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Equity, diversity, inclusion and belonging. There has never been a more significant time than right now to be talking about diversity initiatives and fostering a culture of inclusivity. We are living in an era where diverse groups have a voice to be heard and the opportunity to engage people in spaces that were at one time, laden with barriers. As we look towards the future of the workplace, companies all around the country have made a commitment to improve diversity and reframe their company values to champion new voices from diverse backgrounds. A diverse workforce brings numerous strengths to any team, no matter what size. Diversity efforts should always begin with asking the tough questions; by asking these questions, we challenge outdated ideas of what it means to be an inclusive culture, and strengthen our teams with diverse talent that bring unique perspectives, life-experiences, and skills. Well in this blog post, I aim to do just that: ask the hard questions. Key questions help us define problems, brainstorm ideas, re-evaluate inclusion efforts, and bring the conversation about equity and inclusion down to a personal level that develops our own unique beliefs, culture, and challenges.

What is equity? What is inclusion?

What does it mean when we say “create equity within the workplace”? Equity is defined as the concept of fairness and justice in the application or distribution of resources, opportunities, and privileges. Fostering equity means to acknowledge that individuals have different backgrounds, circumstances, culture, and provide every team member with the resources they need to achieve success. In the workplace, equity ensures that every member of the team has access to the same opportunities and benefits regardless of socioeconomic background, culture, race, gender identity, or sexual orientation. When we seek to create a more equitable environment, that may involve implementing new policies and procedures that address systemic barriers such as unconscious biases, discrimination, and legacy practices that do a disservice to historically marginalized groups. Inclusion is the practice of fostering a workplace that ensures all employees feel valued, respected, and included regardless of any different perspectives or backgrounds. It develops from diversity in the sense that rather than focusing solely on representation, inclusion initiatives seek to recruit, develop, and maintain team members from diverse backgrounds while ensuring active participation and contribution to the workplace culture.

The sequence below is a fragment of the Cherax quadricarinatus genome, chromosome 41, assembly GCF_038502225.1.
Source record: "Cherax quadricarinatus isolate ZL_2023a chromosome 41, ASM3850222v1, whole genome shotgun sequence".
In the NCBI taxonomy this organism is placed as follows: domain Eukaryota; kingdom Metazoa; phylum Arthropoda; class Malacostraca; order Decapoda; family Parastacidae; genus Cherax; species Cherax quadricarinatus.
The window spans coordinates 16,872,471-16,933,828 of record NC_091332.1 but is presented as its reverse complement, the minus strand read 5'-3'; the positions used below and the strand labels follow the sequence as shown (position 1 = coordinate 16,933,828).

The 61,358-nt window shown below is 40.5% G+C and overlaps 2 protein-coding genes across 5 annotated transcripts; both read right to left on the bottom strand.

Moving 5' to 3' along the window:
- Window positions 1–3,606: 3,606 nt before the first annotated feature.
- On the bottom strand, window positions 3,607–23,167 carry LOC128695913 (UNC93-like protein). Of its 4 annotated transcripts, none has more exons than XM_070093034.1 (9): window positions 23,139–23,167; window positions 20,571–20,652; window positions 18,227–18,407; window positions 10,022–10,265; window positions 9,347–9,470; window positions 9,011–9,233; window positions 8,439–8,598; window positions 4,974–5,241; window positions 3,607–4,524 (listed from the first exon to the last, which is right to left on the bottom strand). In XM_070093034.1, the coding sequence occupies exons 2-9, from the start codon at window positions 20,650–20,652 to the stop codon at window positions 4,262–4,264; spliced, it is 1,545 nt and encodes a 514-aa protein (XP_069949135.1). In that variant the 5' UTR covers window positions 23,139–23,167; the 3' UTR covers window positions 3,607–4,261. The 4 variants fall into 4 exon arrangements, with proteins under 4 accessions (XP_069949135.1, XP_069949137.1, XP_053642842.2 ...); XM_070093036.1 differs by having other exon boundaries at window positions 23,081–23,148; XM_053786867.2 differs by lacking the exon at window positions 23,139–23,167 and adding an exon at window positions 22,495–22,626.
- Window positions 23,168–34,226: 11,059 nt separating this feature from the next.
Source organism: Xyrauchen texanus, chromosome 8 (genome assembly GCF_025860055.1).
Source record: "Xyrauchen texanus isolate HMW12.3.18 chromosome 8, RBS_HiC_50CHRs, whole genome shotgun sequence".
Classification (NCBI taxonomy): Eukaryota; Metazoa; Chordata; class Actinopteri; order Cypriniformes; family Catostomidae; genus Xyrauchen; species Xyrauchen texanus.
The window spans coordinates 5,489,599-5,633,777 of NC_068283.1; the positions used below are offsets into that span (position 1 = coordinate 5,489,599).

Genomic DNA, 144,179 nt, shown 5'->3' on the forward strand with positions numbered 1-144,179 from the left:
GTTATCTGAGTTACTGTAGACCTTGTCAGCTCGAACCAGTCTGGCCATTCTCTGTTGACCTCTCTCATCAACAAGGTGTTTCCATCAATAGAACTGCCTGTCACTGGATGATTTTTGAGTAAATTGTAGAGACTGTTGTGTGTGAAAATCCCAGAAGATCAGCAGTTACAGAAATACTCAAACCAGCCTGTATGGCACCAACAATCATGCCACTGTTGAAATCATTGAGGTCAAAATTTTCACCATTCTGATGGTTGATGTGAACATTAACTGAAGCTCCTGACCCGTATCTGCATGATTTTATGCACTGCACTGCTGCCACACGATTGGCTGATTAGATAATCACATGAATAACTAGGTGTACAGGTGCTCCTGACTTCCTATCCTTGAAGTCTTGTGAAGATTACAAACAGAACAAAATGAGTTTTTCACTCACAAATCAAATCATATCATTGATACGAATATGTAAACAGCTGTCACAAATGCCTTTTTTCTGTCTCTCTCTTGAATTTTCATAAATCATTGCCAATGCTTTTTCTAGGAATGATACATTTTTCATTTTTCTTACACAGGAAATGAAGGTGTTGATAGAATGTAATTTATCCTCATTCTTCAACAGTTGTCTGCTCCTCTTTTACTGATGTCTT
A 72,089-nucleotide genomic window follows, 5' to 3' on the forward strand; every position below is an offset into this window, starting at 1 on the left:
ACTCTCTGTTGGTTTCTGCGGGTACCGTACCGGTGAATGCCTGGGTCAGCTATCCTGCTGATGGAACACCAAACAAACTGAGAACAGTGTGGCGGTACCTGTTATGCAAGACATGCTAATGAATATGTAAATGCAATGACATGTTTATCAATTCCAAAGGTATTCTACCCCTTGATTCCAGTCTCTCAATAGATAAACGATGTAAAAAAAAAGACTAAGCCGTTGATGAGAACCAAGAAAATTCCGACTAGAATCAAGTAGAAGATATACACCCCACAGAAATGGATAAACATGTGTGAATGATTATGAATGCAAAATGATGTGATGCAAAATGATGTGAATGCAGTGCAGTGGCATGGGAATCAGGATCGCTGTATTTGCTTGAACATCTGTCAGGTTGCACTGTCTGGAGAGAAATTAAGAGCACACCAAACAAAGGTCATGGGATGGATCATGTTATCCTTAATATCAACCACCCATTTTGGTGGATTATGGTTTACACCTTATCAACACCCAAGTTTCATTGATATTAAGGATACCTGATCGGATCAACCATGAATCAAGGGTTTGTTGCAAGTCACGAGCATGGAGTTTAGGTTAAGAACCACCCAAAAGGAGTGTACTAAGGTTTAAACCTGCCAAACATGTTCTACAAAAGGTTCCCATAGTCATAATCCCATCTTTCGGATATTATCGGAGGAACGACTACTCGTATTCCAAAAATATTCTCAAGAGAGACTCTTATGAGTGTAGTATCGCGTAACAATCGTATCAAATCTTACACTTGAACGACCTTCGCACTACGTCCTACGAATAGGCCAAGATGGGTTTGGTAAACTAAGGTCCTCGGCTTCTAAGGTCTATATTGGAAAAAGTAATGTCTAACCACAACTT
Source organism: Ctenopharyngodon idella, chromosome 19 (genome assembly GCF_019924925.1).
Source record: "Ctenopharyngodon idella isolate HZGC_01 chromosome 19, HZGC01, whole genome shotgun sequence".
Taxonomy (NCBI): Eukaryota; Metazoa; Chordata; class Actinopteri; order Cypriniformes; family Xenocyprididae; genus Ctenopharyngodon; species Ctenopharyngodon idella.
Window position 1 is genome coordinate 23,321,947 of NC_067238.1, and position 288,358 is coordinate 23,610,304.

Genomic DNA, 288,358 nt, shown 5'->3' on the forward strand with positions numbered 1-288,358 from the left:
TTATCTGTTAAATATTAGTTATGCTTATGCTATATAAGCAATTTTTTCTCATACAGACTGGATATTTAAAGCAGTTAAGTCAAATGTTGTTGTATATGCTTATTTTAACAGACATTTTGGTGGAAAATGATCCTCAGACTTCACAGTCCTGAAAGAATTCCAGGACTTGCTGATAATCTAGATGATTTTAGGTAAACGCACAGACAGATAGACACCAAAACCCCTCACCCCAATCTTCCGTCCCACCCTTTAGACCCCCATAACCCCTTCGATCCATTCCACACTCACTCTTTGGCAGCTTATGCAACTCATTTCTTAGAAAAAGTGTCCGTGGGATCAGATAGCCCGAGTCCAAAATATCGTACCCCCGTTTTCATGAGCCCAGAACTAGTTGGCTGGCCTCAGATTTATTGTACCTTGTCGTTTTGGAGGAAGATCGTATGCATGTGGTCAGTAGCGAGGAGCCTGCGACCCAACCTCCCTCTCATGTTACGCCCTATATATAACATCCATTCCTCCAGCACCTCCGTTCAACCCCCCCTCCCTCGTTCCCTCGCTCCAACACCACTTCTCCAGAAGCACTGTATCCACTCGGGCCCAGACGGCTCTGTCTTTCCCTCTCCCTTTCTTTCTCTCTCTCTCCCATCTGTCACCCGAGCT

What does it mean to foster an inclusive culture?

Think about what it means to create an inclusive place? What does it look like to you? To some, it may be a space where all ideas are allowed to be heard and respected. To others, it may be a space to openly discuss challenges and gain a deeper understanding of the lived experiences of others on your team. However it looks to you, an inclusive environment in the workplace involves providing training on inclusion and diversity, creating a space of open communication and mutual respect, asking questions of the team to gain a clear understanding of each member as an individual, and implementing policies that protect from discrimination and harassment based on group identity. Importantly, inclusion initiatives should — rather, they demand — active participation and support from workplace leaders that prioritize the well being of all team members. Inclusive practices must be championed by team leaders.

What are the challenges to promoting diversity and inclusion in the workplace?

Promoting diversity and inclusion in the workplace can come with unique barriers that organizations may not always be aware of. While it is essential for creating a positive and inclusive work environment that value unique perspectives, there are several new challenges that organizations may face, such as:

Unconscious bias: